The Whistler Deep Winter Wizard, better known as Tobin Seagel, helped Poon win Whistler, B.C.’s 2019 Deep Winter Photo Challenge. [Photo] Ming Poon

At first, looking back on my work, I was terrible at shooting. Mollie and some family and close friends doubted me. She was really nice about it, but it was very clear what she thought. When anyone doubts me like that, I typically take it as a challenge. If you want to, you can pretty much do anything you want. I really believe that. I never lacked motivation.

I reached out to all of these other photographers before I even moved back from China—like Jonah Kessel, a New York Times journalist who I grew up with and lived in China with, Court Leve, Christian Pondella, Adam Clark, Jimmy Chin, Cory Rich, all these guys who are established photographers—and asked them if they thought I could make a living doing this. How did they do it? And I studied them. I took notes on all of their feedback and advice. I still reference those notes and consider them friends and mentors. They all had really good advice, and any of my success stands on the shoulders of those people. Like in any industry, it’s not a coincidence they are successful. Across the board, the advice was: you have to work your ass off, there are better ways to make a living, and it’s pretty much the hardest thing you can do. 

So I just worked my butt off and shot and shot. At one point, I felt like I was the only person that believed I could be successful. Turns out, I’m the only person that needed to.  But I believe that people can do things that have never been done before or do anything that no one thinks they can do—I learned that through snowboarding and rock climbing. Through climbing I learned you could often do things you didn’t think you could if you give it your all. I learned to be a rebel and not listen to others. You choose to listen to what you want and believe what you want.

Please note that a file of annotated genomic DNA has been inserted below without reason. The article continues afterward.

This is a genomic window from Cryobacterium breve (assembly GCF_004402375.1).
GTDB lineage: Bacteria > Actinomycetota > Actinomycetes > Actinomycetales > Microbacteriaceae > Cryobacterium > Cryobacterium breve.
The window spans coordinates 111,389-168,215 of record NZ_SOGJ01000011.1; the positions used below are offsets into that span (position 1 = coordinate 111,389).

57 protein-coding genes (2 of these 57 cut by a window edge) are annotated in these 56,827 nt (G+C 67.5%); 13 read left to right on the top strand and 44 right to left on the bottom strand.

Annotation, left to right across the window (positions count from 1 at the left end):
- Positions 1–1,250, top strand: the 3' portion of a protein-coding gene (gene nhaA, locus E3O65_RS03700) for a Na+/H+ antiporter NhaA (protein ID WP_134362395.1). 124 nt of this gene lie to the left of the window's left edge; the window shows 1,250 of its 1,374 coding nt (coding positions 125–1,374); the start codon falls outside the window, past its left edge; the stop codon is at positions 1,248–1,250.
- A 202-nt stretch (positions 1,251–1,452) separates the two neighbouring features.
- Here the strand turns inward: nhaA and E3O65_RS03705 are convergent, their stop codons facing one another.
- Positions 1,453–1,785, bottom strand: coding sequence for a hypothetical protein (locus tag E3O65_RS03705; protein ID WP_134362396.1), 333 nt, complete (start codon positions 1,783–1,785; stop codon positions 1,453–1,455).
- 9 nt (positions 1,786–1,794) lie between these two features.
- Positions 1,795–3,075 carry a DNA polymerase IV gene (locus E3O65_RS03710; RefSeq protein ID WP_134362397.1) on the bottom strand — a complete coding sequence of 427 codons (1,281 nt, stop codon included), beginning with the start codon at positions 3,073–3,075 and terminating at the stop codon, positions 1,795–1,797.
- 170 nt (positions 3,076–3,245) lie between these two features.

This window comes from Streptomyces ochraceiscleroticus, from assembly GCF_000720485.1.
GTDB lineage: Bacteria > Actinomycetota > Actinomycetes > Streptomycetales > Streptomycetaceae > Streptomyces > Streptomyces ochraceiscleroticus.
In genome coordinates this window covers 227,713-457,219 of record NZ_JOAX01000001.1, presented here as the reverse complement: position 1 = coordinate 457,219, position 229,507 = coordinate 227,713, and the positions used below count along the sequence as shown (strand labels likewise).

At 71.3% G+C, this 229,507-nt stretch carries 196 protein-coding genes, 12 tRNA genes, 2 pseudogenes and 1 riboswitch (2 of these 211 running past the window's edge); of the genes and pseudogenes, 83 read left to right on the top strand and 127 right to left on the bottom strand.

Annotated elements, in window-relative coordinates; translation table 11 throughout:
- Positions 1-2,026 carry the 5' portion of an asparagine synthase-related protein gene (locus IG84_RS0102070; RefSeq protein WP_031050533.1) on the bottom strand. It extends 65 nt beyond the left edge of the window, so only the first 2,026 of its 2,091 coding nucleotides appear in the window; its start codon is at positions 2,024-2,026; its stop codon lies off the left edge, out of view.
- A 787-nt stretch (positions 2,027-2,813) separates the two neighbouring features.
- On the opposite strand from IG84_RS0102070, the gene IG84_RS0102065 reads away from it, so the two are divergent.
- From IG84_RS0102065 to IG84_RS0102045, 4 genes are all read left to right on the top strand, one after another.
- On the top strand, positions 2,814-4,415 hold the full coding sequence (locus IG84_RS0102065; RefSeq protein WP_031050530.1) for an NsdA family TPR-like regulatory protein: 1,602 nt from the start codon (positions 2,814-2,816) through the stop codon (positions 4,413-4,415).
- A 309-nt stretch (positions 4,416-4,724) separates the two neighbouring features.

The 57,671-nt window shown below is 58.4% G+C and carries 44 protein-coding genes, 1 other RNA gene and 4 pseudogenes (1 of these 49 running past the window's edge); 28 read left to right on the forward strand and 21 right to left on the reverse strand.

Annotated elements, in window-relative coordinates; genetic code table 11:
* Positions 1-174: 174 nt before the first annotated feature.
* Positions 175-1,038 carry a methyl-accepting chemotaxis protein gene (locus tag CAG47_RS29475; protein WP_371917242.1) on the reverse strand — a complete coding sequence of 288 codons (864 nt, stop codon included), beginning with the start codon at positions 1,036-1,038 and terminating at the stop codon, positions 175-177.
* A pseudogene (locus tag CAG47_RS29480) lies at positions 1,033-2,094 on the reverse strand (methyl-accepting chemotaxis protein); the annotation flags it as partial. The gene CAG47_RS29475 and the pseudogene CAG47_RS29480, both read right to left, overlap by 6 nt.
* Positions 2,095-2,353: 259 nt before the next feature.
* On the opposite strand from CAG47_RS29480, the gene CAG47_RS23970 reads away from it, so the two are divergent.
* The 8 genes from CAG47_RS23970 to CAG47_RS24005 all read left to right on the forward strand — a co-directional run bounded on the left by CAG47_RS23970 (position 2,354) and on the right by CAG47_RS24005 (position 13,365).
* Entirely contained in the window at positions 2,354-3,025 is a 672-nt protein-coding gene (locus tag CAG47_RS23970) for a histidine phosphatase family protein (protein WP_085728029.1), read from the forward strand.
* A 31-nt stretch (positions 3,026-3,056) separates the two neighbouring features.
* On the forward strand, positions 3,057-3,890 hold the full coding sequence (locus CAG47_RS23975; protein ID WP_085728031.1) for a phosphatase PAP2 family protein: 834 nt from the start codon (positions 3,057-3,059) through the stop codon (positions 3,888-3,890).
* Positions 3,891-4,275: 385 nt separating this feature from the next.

Trackbacks

  1. […] no pictures in any way. This is why it is so crucial to learn the various methods you can utilize. https://backcountrymagazine.com/stories/how-a-tahoe-based-snowboarder-ming-poon-swapped-business-for… of the most effective things about a digital electronic camera is that you can learn the […]

  2. […] want a large photo to enhance your walls, there are various other alternatives available. continue reading this can choose a basic picture of a tree or a couple kissing on a canvas print. This can be a wonderful […]

  3. […] other types of digital photography include picture and also photojournalistic digital photography. shooting flowers photography for picture photography is a video camera and a tripod, a sd card, and also modifying software […]

  4. […] certainly interest a wide array of individuals, as well as which ones will fit each person best. https://backcountrymagazine.com/stories/how-a-tahoe-based-snowboarder-ming-poon-swapped-business-for… is necessary to choose a pose that is as near real life as feasible, and that your clients will […]

Speak Your Mind

*

This site uses Akismet to reduce spam. Learn how your comment data is processed.

css.php